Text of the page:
A blog maintained by Tevita Kete, PGR Officer
Secretariat of the Pacific Community (SPC), Suva, Fiji Islands
This weblog documents the activities of Pacific Agricultural Genetic Resources Network (PAPGREN), along with other information on plant genetic resources (PGR) in the Pacific.
The myriad varieties found within cultivated plants are fundamental to the present and future productivity of agriculture. PAPGREN, which is coordinated by the Land Resources Division of the Secretariat of the Pacific Community (SPC), helps Pacific countries and territories to conserve their crop genetic diversity sustainably, with technical assistance from the Bioversity International (BI) and support from NZAID and ACIAR.
SPC also hosts the Centre of Pacific Crops and Trees (CEPaCT). The CEPaCT maintains regional in vitro collections of crops important to the Pacific and carries out research on tissue culture technology. The CEPaCT Adviser is Dr Mary Taylor (MaryT@spc.int), the CEPaCT Curator is Ms Valerie Tuia (ValerieT@spc.int).
PAPGREN coordination and support
Mr William Wigmore
Mr Adelino S. Lorens
Dr Lois Englberger
Mr Apisai Ucuboi
Dr Maurice Wong
Mr Tianeti Beenna Ioane
Mr Frederick Muller
Mr Herman Francisco
Ms Rosa Kambuou
Ms Laisene Samuelu
Mr Jimi Saelea
Mr Tony Jansen
Mr Finao Pole
Mr Frazer Bule Lehi
Interested in GIS?
Thursday, December 07, 2006
Posted 2:22 PM by Luigi
Sustainable livelihoods in Makira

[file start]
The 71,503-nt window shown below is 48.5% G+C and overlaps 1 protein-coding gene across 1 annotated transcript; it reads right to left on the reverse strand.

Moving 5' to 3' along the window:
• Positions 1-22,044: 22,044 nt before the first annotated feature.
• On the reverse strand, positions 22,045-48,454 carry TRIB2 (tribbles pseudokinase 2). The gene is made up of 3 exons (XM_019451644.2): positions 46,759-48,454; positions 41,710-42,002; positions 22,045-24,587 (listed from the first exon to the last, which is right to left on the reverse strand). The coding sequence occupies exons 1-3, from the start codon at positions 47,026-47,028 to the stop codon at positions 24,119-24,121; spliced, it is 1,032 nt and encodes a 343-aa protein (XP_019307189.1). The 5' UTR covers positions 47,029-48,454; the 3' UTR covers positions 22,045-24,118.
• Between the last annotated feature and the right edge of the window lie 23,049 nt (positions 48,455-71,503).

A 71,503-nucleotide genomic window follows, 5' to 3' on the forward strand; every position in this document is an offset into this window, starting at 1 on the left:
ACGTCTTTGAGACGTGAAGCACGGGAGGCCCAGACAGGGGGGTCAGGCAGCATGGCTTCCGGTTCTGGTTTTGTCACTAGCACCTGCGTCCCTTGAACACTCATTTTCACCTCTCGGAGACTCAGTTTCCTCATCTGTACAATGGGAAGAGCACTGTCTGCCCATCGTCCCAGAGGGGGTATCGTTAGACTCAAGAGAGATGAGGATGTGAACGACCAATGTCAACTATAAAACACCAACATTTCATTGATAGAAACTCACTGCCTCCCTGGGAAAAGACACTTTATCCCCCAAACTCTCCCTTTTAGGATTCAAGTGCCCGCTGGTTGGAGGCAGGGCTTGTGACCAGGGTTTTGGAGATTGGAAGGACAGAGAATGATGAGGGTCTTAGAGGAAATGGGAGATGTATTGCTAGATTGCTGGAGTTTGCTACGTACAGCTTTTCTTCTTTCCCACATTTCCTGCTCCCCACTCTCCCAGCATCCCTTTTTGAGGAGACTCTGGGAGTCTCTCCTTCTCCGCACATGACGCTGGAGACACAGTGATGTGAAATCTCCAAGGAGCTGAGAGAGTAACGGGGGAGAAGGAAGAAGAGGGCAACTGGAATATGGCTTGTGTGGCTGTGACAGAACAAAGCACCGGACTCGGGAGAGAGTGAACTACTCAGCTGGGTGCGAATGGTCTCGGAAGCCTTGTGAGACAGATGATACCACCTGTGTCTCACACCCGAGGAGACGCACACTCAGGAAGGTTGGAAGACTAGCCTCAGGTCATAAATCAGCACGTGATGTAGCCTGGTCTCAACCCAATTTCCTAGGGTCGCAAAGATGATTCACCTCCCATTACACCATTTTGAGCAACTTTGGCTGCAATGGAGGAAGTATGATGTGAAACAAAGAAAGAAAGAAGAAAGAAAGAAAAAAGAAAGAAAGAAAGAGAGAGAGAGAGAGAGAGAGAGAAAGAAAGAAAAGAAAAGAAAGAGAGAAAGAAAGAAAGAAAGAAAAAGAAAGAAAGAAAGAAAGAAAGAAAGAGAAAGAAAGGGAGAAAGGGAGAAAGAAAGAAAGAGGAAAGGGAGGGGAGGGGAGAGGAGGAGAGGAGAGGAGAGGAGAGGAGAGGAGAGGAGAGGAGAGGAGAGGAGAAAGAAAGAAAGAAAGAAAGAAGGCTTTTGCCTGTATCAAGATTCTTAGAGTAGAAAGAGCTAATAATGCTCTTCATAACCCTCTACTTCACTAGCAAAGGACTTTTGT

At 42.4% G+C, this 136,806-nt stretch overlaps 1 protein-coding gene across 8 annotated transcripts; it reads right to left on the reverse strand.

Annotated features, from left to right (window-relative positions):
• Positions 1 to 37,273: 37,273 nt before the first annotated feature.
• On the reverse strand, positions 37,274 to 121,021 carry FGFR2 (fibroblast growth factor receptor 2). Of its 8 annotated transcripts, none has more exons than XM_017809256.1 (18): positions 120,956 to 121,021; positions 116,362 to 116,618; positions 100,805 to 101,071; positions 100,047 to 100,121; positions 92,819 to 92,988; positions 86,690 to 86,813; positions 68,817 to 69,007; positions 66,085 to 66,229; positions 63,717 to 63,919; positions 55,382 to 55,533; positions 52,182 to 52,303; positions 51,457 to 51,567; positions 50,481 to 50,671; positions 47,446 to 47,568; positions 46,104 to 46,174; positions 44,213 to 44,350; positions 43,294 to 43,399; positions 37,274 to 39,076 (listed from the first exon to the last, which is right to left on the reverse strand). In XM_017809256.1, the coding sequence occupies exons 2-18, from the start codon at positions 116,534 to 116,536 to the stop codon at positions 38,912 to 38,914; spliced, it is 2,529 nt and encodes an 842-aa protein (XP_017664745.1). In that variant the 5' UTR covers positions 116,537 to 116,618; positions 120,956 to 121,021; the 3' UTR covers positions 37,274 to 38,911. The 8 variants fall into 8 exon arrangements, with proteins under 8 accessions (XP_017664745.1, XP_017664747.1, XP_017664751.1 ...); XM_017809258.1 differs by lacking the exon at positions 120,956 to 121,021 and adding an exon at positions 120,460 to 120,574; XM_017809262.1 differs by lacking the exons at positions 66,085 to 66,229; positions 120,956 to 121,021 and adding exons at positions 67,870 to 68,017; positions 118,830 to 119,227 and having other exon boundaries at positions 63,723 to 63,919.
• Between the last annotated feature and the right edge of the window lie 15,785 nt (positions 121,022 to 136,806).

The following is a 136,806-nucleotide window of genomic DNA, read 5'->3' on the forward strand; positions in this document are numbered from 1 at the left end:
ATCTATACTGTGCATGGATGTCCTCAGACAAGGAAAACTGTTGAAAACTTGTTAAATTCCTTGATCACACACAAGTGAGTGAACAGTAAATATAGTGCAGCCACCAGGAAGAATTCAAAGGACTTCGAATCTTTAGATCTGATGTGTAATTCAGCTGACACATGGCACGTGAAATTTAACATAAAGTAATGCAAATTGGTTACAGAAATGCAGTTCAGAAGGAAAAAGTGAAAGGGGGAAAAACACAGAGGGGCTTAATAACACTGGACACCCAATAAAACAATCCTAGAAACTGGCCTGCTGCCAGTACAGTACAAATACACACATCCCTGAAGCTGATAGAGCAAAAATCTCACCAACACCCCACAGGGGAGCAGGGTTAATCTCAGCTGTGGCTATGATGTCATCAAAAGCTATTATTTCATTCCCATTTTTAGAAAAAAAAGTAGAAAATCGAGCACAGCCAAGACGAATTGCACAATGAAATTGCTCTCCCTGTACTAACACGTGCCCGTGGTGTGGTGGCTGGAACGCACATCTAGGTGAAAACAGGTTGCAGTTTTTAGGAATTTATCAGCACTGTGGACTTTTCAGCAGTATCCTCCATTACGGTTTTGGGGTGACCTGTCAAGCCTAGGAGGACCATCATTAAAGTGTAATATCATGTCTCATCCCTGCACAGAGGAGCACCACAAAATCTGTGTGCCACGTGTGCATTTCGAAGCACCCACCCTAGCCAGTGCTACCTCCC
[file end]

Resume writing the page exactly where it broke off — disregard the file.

Terracircle Association, "an international development consultancy providing development aid services to communities and organisations in developing and developed countries," has partnered with Kastom Gaden Association, Solomon Islands, to conduct livelihoods assessments of remote communities on the weather coasts of Guadalcanal and Makira islands as part of an AusAID project. The Makira assessment has just been posted on the Terracircle website here. It is large (over 2MB) but well worth reading in full. Thanks to Grahame Jackson, who took part in the assessment, for alerting us to the publication. This is what the executive summary says about crops:
Cocoa is the main cash crop in most villages but yields are low. There is little knowledge of how to manage it properly and, consequently, losses from diseases — black pod, canker, root rots, pink disease and white thread — are high. Mostly, wet beans are sold as driers are uncommon. Women and youth tend the crop and sell the beans and they are keen to have training. An unusual feature of the Coast is the dominance of Cyrtosperma chamissonis, giant swamp taro or kakake as it is called on Makira and throughout Solomon Islands. Previously, it was a reserve food or restricted to ceremonial use, now it is common in all villages from Tawarogha to Wanahata. Banana is also important, as it is throughout the island, but taro and yam/pana are in decline. Taro has been decimated by alomae, a lethal virus disease, which has been brought to the island in infected planting material in the last 15 years or so. In some villages the disease is known as maehana hui. Yam/pana are little affected by pests and diseases but they no longer fit farming systems that are intensifying in response to population increase. There is growing interest in processing foods, in particular, making chips from bananas.
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Agrobiodiversity Weblog: For discussions of conservation and sustainable use of the genetic resources of crops, livestock and their wild relatives.